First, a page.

Garcia v. Podsakoff, et al.

Filing 12

ORDER DISMISSING Action, with Prejudice, for Failure to State a Claim, Failure to Obey a Court Order, and Failure to Prosecute signed by Magistrate Judge Barbara A. McAuliffe on 7/13/2017. CASE CLOSED. (Sant Agata, S)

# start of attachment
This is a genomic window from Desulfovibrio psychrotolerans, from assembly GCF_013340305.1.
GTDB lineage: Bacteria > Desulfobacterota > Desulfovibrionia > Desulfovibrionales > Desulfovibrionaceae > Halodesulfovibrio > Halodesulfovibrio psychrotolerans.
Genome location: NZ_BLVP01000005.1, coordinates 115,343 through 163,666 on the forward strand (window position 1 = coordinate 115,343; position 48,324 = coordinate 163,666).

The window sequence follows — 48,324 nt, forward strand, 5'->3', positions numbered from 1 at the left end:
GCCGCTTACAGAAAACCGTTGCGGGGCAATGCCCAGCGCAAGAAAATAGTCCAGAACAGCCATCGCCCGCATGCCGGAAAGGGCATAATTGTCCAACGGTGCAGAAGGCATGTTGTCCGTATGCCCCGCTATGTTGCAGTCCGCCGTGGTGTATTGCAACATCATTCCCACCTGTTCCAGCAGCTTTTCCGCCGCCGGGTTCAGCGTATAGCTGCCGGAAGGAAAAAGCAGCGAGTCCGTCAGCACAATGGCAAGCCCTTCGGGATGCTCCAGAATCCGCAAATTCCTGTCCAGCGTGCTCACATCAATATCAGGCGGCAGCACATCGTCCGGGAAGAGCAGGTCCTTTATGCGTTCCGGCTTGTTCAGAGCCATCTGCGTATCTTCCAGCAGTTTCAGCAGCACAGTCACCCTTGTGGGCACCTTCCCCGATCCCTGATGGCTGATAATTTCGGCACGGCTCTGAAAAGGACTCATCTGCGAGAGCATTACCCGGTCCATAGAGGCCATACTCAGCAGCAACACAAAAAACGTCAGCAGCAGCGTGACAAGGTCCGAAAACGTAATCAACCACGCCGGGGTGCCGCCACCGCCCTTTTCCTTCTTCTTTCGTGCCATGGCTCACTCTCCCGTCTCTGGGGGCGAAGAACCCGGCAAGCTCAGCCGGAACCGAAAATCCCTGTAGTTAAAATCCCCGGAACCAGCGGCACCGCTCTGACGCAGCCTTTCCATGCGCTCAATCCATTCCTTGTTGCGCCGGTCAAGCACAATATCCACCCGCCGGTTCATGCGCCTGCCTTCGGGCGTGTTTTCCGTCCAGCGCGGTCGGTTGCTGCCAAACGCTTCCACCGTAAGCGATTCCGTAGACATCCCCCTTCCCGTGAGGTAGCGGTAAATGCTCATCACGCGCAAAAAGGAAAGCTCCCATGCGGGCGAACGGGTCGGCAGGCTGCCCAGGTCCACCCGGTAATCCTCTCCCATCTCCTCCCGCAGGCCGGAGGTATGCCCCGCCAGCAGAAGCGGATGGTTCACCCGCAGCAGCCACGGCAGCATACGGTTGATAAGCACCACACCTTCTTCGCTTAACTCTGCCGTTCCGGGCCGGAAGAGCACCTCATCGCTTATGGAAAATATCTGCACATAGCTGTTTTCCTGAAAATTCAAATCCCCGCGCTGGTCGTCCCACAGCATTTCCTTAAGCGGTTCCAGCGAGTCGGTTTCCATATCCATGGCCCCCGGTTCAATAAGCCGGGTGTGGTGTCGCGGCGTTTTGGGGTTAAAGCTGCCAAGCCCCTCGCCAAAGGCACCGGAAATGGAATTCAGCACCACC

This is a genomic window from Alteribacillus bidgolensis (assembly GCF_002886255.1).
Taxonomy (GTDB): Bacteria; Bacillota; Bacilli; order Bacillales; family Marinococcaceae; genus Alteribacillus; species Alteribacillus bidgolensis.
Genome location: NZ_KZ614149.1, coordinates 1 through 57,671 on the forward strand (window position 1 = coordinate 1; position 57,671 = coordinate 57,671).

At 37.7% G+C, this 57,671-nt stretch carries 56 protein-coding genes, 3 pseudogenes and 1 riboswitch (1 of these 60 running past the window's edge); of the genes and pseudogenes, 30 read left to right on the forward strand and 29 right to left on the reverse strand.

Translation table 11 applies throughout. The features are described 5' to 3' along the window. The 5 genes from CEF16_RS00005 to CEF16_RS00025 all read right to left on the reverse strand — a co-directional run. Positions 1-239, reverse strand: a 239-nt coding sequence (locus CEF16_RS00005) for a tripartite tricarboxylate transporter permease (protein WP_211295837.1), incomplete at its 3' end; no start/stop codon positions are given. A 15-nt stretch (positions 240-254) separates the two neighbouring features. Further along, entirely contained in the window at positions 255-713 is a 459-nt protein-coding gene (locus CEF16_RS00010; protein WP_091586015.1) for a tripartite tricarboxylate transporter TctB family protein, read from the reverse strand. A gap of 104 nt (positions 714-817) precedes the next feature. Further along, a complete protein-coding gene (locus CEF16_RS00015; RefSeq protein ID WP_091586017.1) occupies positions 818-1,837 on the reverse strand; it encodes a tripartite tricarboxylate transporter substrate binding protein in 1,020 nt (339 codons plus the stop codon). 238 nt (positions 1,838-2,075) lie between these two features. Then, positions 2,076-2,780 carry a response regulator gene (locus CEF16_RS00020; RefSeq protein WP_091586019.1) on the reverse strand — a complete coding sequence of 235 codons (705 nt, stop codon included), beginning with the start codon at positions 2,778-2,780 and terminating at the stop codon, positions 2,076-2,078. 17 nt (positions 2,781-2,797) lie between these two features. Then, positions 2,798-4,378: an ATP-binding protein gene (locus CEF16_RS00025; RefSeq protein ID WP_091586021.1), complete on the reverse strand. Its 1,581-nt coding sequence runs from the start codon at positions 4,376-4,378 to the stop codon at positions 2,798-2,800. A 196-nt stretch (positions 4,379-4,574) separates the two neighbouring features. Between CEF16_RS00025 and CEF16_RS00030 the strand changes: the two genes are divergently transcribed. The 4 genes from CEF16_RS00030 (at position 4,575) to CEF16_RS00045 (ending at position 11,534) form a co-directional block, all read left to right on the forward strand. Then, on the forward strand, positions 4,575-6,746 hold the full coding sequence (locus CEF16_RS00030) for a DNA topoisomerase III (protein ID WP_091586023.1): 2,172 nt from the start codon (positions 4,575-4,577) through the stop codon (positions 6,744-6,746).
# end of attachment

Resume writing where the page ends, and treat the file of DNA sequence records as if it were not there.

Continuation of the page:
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1 2 3 4 5 6 7 8 UNITED STATES DISTRICT COURT 9 EASTERN DISTRICT OF CALIFORNIA 10 11 EDWIN GARCIA, 12 Plaintiff, 13 14 v. Case No. 1:16-cv-00394-BAM (PC) ORDER DISMISSING ACTION, WITH PREJUDICE, FOR FAILURE TO STATE A CLAIM, FAILURE TO OBEY A COURT ORDER, AND FAILURE TO PROSECUTE PODSAKOFF, et al., (ECF Nos. 10, 11) 15 Defendants. 16 Plaintiff Edwin Garcia (“Plaintiff”) is a state prisoner proceeding pro se and in forma 17 18 pauperis in this civil rights action pursuant to 42 U.S.C. § 1983. Plaintiff initiated this action on 19 March 22, 2016. (ECF No. 1.) Plaintiff has consented to the jurisdiction of a United States 20 Magistrate Judge pursuant to 28 U.S.C. § 636(c). (ECF No. 7.) 21 I. Background 22 On April 17, 2017, the Court issued a screening order dismissing Plaintiff’s first amended 23 complaint with leave to amend within thirty (30) days. (ECF No. 10.) The Court expressly 24 warned Plaintiff that the failure to file an amended complaint in compliance with the Court’s 25 order would result in this action being dismissed for failure to obey a court order and failure to 26 state a claim. (Id. at 12.) Plaintiff failed to file an amended complaint or otherwise respond to 27 the Court’s order. 28 /// 1 1 On June 1, 2017, the Court issued an order directing Plaintiff to show cause in writing 2 within twenty (20) days why this action should not be dismissed, with prejudice, for failure to 3 state a claim, failure to obey a court order, and failure to prosecute. (ECF No. 11.) The Court 4 expressly warned Plaintiff that the failure to comply with the order would result in this action 5 being dismissed, with prejudice, for failure to state a claim, failure to obey a court order, and 6 failure to prosecute. (Id. at 2.) 7 Plaintiff’s response to the order to show cause was due on or before June 26, 2017. As of 8 the date of this order, Plaintiff has not complied with or otherwise responded to the order to show 9 cause. 10 II. Discussion 11 Local Rule 110 provides that “[f]ailure . . . of a party to comply with these Rules or with 12 any order of the Court may be grounds for imposition by the Court of any and all sanctions . . . 13 within the inherent power of the Court.” District courts have the inherent power to control their 14 dockets and “[i]n the exercise of that power they may impose sanctions including, where 15 appropriate, . . . dismissal.” Thompson v. Hous. Auth., 782 F.2d 829, 831 (9th Cir. 1986). A 16 court may dismiss an action, with prejudice, based on a party’s failure to prosecute an action, 17 failure to obey a court order, or failure to comply with local rules. See, e.g., Ghazali v. Moran, 46 18 F.3d 52, 53–54 (9th Cir. 1995) (dismissal for noncompliance with local rule); Ferdik v. Bonzelet, 19 963 F.2d 1258, 1260–61 (9th Cir. 1992) (dismissal for failure to comply with an order requiring 20 amendment of complaint); Malone v. U.S. Postal Serv., 833 F.2d 128, 130–33 (9th Cir. 1987) 21 (dismissal for failure to comply with court order). 22 In determining whether to dismiss an action, the Court must consider several factors: 23 (1) the public’s interest in expeditious resolution of litigation; (2) the Court’s need to manage its 24 docket; (3) the risk of prejudice to the defendants; (4) the public policy favoring disposition of 25 cases on their merits; and (5) the availability of less drastic sanctions. Henderson v. Duncan, 779 26 F.2d 1421, 1423 (9th Cir. 1986); Carey v. King, 856 F.2d 1439, 1440 (9th Cir. 1988). 27 Here, Plaintiff’s amended complaint is overdue. Despite multiple attempts to 28 communicate with Plaintiff, he has been non-responsive to the Court’s orders. The Court cannot 2 1 effectively manage its docket if Plaintiff ceases litigating his case. Thus, the Court finds that both 2 the first and second factors weigh in favor of dismissal. 3 The third factor, risk of prejudice to defendant, also weighs in favor of dismissal, since a 4 presumption of injury arises from the occurrence of unreasonable delay in prosecuting an action. 5 Anderson v. Air W., 542 F.2d 522, 524 (9th Cir. 1976). The fourth factor usually weighs against 6 dismissal because public policy favors disposition on the merits. Pagtalunan v. Galaza, 291 F.3d 7 639, 643 (9th Cir. 2002). However, “this factor lends little support to a party whose 8 responsibility it is to move a case toward disposition on the merits but whose conduct impedes 9 progress in that direction,” which is the case here. In re Phenylpropanolamine (PPA) Products 10 Liability Litigation, 460 F.3d 1217, 1228 (9th Cir. 2006) (citation omitted). Finally, the court’s warning to a party that failure to obey the court’s order will result in 11 12 dismissal satisfies the “considerations of the alternatives” requirement. Ferdik, 963 F.2d at 1262; 13 Malone, 833 at 132–33; Henderson, 779 F.2d at 1424. The Court’s April 17, 2017 order 14 expressly warned Plaintiff that his failure to file an amended complaint would result in dismissal 15 of this action, with prejudice, for failure to state a claim and failure to obey a court order. (ECF 16 No. 10 at 12.) Plaintiff also was warned of the potential for dismissal, with prejudice, by the 17 Court’s June 1, 2017 order to show cause. (ECF No. 11 at 2.) Thus, Plaintiff had adequate 18 warning that dismissal could result from his noncompliance. 19 Additionally, at this stage in the proceedings there is little available to the Court that 20 would constitute a satisfactory lesser sanction while protecting the Court from further 21 unnecessary expenditure of its scarce resources. Plaintiff is proceeding in forma pauperis in this 22 action, making monetary sanctions of little use, and the preclusion of evidence or witnesses is 23 likely to have no effect given that Plaintiff has ceased litigating his case. 24 /// 25 /// 26 /// 27 /// 28 /// 3 1 III. 2 Accordingly, it is HEREBY ORDERED that this action is DISMISSED, with prejudice, Conclusion and Order 3 for failure to state a claim, failure to obey the Court’s orders, and failure to prosecute this action. 4 This terminates the action in its entirety. 5 6 7 IT IS SO ORDERED. Dated: /s/ Barbara July 13, 2017 A. McAuliffe _ UNITED STATES MAGISTRATE JUDGE 8 9 10 11 12 13 14 15 16 17 18 19 20 21 22 23 24 25 26 27 28 4